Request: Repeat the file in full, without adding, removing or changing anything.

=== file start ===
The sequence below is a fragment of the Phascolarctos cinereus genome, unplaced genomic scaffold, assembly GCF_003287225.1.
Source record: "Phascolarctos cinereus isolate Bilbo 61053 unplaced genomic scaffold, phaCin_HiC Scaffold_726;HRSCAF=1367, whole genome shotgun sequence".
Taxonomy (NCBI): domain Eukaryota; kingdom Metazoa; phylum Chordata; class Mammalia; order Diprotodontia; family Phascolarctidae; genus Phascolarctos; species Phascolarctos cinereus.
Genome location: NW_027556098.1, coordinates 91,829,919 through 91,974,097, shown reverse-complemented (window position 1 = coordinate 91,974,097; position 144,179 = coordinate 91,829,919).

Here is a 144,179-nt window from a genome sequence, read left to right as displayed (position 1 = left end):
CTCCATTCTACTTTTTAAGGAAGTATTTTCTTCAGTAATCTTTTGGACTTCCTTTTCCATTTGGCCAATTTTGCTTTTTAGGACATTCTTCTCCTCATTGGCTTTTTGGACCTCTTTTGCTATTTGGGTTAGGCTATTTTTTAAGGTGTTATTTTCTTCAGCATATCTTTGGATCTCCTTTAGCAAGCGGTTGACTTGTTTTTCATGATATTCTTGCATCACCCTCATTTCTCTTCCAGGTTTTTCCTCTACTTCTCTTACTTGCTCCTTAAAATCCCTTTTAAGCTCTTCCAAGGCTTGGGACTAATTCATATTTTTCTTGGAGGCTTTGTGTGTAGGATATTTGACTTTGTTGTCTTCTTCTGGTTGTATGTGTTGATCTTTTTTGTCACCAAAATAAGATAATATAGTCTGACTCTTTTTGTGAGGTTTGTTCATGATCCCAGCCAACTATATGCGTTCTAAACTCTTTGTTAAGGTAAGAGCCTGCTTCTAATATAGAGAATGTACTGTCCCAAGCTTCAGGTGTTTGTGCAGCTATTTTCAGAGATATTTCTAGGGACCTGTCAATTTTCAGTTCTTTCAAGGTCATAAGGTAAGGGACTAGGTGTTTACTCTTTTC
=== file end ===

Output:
The sequence below is a fragment of the Phascolarctos cinereus genome, unplaced genomic scaffold, assembly GCF_003287225.1.
Source record: "Phascolarctos cinereus isolate Bilbo 61053 unplaced genomic scaffold, phaCin_HiC Scaffold_726;HRSCAF=1367, whole genome shotgun sequence".
Taxonomy (NCBI): domain Eukaryota; kingdom Metazoa; phylum Chordata; class Mammalia; order Diprotodontia; family Phascolarctidae; genus Phascolarctos; species Phascolarctos cinereus.
Genome location: NW_027556098.1, coordinates 91,829,919 through 91,974,097, shown reverse-complemented (window position 1 = coordinate 91,974,097; position 144,179 = coordinate 91,829,919).

Here is a 144,179-nt window from a genome sequence, read left to right as displayed (position 1 = left end):
CTCCATTCTACTTTTTAAGGAAGTATTTTCTTCAGTAATCTTTTGGACTTCCTTTTCCATTTGGCCAATTTTGCTTTTTAGGACATTCTTCTCCTCATTGGCTTTTTGGACCTCTTTTGCTATTTGGGTTAGGCTATTTTTTAAGGTGTTATTTTCTTCAGCATATCTTTGGATCTCCTTTAGCAAGCGGTTGACTTGTTTTTCATGATATTCTTGCATCACCCTCATTTCTCTTCCAGGTTTTTCCTCTACTTCTCTTACTTGCTCCTTAAAATCCCTTTTAAGCTCTTCCAAGGCTTGGGACTAATTCATATTTTTCTTGGAGGCTTTGTGTGTAGGATATTTGACTTTGTTGTCTTCTTCTGGTTGTATGTGTTGATCTTTTTTGTCACCAAAATAAGATAATATAGTCTGACTCTTTTTGTGAGGTTTGTTCATGATCCCAGCCAACTATATGCGTTCTAAACTCTTTGTTAAGGTAAGAGCCTGCTTCTAATATAGAGAATGTACTGTCCCAAGCTTCAGGTGTTTGTGCAGCTATTTTCAGAGATATTTCTAGGGACCTGTCAATTTTCAGTTCTTTCAAGGTCATAAGGTAAGGGACTAGGTGTTTACTCTTTTC